Prostate cancer is most common in men over 65 and less common in those under 50, but can still occur, especially for those with a strong family history. You are two and a half times more likely to get prostate cancer if your father or brother has had it, and your risk may increase if your mother or sister has had breast cancer or ovarian cancer too. This is because you may have inherited the same faulty genes, therefore you could develop hereditary prostate cancer.
Black men are twice as likely than white men to get prostate cancer, and at a younger age. This is thought to be linked to genes. According to our latest research, more than one in three black men don’t like to openly express their feelings and one in four feel uncomfortable talking about their concerns. Being open about health worries is so critical, with 1 in 4 black men now developing prostate cancer in their lifetime.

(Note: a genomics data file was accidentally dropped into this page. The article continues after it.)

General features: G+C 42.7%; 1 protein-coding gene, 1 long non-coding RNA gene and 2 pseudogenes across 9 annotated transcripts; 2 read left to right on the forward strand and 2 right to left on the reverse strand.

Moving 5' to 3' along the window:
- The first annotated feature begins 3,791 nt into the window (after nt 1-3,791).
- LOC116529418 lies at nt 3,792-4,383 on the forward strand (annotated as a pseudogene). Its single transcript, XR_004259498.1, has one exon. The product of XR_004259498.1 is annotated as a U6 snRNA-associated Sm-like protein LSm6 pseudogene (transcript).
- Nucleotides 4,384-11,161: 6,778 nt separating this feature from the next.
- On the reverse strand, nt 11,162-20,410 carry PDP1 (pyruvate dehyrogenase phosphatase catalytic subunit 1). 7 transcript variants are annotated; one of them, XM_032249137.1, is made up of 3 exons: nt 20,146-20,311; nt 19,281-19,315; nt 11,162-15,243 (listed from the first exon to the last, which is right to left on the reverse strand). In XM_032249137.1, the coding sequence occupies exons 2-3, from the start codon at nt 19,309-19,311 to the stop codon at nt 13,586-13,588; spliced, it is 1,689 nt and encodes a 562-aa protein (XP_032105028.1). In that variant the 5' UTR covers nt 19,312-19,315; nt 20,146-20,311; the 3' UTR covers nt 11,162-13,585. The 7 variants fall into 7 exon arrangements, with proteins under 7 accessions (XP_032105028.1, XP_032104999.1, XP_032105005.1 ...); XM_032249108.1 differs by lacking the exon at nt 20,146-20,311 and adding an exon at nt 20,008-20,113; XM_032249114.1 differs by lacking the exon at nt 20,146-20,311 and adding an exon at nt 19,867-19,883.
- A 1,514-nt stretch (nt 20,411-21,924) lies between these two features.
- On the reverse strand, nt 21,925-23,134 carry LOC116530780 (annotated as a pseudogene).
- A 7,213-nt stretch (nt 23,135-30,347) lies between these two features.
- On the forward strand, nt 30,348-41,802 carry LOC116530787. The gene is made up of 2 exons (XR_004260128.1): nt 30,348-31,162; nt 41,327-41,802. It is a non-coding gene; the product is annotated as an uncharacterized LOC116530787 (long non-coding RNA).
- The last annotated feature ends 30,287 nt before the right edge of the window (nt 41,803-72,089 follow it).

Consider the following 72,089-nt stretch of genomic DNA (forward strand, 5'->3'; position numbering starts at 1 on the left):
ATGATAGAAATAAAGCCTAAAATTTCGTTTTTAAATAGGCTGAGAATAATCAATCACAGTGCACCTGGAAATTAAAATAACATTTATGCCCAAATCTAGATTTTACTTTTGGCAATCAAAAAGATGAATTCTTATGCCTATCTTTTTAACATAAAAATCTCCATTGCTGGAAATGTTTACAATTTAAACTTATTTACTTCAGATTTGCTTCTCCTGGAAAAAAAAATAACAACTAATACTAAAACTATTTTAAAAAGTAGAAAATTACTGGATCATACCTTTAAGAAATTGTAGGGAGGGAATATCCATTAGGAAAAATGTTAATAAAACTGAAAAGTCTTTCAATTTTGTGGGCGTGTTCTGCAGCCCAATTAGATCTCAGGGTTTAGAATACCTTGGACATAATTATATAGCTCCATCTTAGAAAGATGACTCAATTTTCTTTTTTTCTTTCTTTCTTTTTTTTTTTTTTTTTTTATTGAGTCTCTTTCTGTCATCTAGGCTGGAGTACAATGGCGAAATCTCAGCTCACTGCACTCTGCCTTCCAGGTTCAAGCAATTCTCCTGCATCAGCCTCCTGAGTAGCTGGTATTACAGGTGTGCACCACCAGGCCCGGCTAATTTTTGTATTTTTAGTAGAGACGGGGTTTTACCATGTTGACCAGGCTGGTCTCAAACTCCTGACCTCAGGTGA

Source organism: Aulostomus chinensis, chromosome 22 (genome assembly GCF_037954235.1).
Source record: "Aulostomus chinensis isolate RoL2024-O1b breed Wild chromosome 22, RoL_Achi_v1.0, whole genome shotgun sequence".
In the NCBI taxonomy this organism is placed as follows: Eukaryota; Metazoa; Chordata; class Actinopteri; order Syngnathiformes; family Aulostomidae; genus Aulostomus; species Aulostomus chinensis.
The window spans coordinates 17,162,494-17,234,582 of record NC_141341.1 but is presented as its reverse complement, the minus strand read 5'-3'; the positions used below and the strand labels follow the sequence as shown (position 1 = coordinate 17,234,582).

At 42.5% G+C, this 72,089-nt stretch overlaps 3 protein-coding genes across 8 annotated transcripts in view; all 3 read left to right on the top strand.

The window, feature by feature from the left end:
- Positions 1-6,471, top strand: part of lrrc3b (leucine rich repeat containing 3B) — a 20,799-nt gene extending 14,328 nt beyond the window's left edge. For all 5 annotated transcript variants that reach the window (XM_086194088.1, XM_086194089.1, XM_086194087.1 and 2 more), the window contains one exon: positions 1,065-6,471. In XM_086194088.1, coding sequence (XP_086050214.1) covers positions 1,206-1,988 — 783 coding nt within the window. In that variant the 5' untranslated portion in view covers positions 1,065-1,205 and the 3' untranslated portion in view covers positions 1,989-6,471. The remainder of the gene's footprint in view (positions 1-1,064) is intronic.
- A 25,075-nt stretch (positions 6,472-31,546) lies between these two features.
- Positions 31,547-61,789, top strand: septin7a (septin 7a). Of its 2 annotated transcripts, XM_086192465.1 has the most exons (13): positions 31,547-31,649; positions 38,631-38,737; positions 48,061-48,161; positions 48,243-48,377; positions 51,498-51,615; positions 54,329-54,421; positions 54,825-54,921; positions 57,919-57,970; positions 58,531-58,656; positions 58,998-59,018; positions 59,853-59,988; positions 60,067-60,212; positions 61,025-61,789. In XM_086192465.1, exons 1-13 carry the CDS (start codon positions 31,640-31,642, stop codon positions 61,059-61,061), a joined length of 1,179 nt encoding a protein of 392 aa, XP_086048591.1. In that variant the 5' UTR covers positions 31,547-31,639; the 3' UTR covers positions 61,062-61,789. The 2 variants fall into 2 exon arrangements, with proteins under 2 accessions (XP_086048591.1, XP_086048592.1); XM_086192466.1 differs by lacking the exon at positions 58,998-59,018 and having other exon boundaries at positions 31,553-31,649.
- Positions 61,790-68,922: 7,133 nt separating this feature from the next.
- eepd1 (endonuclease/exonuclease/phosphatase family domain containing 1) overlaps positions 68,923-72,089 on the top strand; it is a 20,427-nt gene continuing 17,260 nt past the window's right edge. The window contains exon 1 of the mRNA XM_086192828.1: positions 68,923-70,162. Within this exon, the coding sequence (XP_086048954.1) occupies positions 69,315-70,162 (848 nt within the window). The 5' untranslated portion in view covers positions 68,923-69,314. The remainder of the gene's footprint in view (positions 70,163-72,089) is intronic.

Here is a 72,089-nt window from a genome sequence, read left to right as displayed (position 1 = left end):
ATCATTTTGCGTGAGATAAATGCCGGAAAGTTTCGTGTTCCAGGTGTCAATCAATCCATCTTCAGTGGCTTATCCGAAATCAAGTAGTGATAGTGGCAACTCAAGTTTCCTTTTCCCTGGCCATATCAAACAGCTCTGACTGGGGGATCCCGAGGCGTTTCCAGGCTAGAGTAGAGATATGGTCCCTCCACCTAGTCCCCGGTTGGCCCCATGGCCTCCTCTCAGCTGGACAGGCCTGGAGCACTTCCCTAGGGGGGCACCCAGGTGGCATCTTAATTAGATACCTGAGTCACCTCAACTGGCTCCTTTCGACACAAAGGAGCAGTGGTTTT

How can I lower my chances of getting prostate cancer?
While there isn’t much you can do about your age, ethnicity or family history, remember that there are everyday lifestyle changes you can still make to try to reduce your risk. There is strong evidence that smoking is linked to aggressive prostate cancer. If you stop smoking, your risk should start to fall, and after 10 years, it can be as low as for individuals who have never smoked! You are more likely to quit for good if you use a stop smoking service, so ask your GP surgery about this.